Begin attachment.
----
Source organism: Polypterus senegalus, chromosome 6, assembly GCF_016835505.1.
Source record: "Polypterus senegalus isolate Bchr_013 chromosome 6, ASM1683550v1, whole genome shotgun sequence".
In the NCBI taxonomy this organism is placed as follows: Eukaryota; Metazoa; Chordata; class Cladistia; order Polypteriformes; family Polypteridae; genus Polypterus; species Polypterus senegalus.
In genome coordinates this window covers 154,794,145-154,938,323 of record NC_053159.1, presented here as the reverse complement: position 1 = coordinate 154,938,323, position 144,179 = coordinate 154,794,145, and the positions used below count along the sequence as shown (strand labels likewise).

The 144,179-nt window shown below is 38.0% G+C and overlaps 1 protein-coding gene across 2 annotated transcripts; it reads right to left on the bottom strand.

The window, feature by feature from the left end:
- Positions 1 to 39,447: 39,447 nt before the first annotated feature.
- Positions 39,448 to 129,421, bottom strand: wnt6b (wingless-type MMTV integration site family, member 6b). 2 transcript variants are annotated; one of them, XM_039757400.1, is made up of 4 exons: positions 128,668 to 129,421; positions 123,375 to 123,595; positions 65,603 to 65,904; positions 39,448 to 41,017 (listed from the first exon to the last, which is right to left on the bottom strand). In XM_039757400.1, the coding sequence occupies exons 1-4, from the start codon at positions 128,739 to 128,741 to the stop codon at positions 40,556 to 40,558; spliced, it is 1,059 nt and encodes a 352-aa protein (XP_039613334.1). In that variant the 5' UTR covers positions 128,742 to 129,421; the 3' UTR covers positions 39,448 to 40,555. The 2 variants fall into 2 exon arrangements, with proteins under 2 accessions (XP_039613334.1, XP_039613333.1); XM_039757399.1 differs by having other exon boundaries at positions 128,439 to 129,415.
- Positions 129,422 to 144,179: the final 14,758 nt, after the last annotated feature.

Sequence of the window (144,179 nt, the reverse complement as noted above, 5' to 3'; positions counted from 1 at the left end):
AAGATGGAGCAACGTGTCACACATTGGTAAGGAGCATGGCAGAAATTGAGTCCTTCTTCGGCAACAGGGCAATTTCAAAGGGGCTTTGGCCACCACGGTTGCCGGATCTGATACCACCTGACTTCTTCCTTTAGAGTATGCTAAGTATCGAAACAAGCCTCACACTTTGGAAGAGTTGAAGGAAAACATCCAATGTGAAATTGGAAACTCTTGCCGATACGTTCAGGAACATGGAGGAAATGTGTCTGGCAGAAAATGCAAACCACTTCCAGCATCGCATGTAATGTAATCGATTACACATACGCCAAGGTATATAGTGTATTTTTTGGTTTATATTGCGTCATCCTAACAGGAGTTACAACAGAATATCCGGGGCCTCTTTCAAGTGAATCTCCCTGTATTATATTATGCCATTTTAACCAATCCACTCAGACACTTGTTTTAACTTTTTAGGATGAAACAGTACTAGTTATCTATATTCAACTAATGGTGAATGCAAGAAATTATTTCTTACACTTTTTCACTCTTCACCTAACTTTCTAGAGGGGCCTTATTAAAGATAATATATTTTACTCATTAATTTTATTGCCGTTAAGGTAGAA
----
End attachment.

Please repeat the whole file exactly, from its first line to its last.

Source organism: Polypterus senegalus, chromosome 6, assembly GCF_016835505.1.
Source record: "Polypterus senegalus isolate Bchr_013 chromosome 6, ASM1683550v1, whole genome shotgun sequence".
In the NCBI taxonomy this organism is placed as follows: Eukaryota; Metazoa; Chordata; class Cladistia; order Polypteriformes; family Polypteridae; genus Polypterus; species Polypterus senegalus.
In genome coordinates this window covers 154,794,145-154,938,323 of record NC_053159.1, presented here as the reverse complement: position 1 = coordinate 154,938,323, position 144,179 = coordinate 154,794,145, and the positions used below count along the sequence as shown (strand labels likewise).

The 144,179-nt window shown below is 38.0% G+C and overlaps 1 protein-coding gene across 2 annotated transcripts; it reads right to left on the bottom strand.

The window, feature by feature from the left end:
- Positions 1 to 39,447: 39,447 nt before the first annotated feature.
- Positions 39,448 to 129,421, bottom strand: wnt6b (wingless-type MMTV integration site family, member 6b). 2 transcript variants are annotated; one of them, XM_039757400.1, is made up of 4 exons: positions 128,668 to 129,421; positions 123,375 to 123,595; positions 65,603 to 65,904; positions 39,448 to 41,017 (listed from the first exon to the last, which is right to left on the bottom strand). In XM_039757400.1, the coding sequence occupies exons 1-4, from the start codon at positions 128,739 to 128,741 to the stop codon at positions 40,556 to 40,558; spliced, it is 1,059 nt and encodes a 352-aa protein (XP_039613334.1). In that variant the 5' UTR covers positions 128,742 to 129,421; the 3' UTR covers positions 39,448 to 40,555. The 2 variants fall into 2 exon arrangements, with proteins under 2 accessions (XP_039613334.1, XP_039613333.1); XM_039757399.1 differs by having other exon boundaries at positions 128,439 to 129,415.
- Positions 129,422 to 144,179: the final 14,758 nt, after the last annotated feature.

Sequence of the window (144,179 nt, the reverse complement as noted above, 5' to 3'; positions counted from 1 at the left end):
AAGATGGAGCAACGTGTCACACATTGGTAAGGAGCATGGCAGAAATTGAGTCCTTCTTCGGCAACAGGGCAATTTCAAAGGGGCTTTGGCCACCACGGTTGCCGGATCTGATACCACCTGACTTCTTCCTTTAGAGTATGCTAAGTATCGAAACAAGCCTCACACTTTGGAAGAGTTGAAGGAAAACATCCAATGTGAAATTGGAAACTCTTGCCGATACGTTCAGGAACATGGAGGAAATGTGTCTGGCAGAAAATGCAAACCACTTCCAGCATCGCATGTAATGTAATCGATTACACATACGCCAAGGTATATAGTGTATTTTTTGGTTTATATTGCGTCATCCTAACAGGAGTTACAACAGAATATCCGGGGCCTCTTTCAAGTGAATCTCCCTGTATTATATTATGCCATTTTAACCAATCCACTCAGACACTTGTTTTAACTTTTTAGGATGAAACAGTACTAGTTATCTATATTCAACTAATGGTGAATGCAAGAAATTATTTCTTACACTTTTTCACTCTTCACCTAACTTTCTAGAGGGGCCTTATTAAAGATAATATATTTTACTCATTAATTTTATTGCCGTTAAGGTAGAA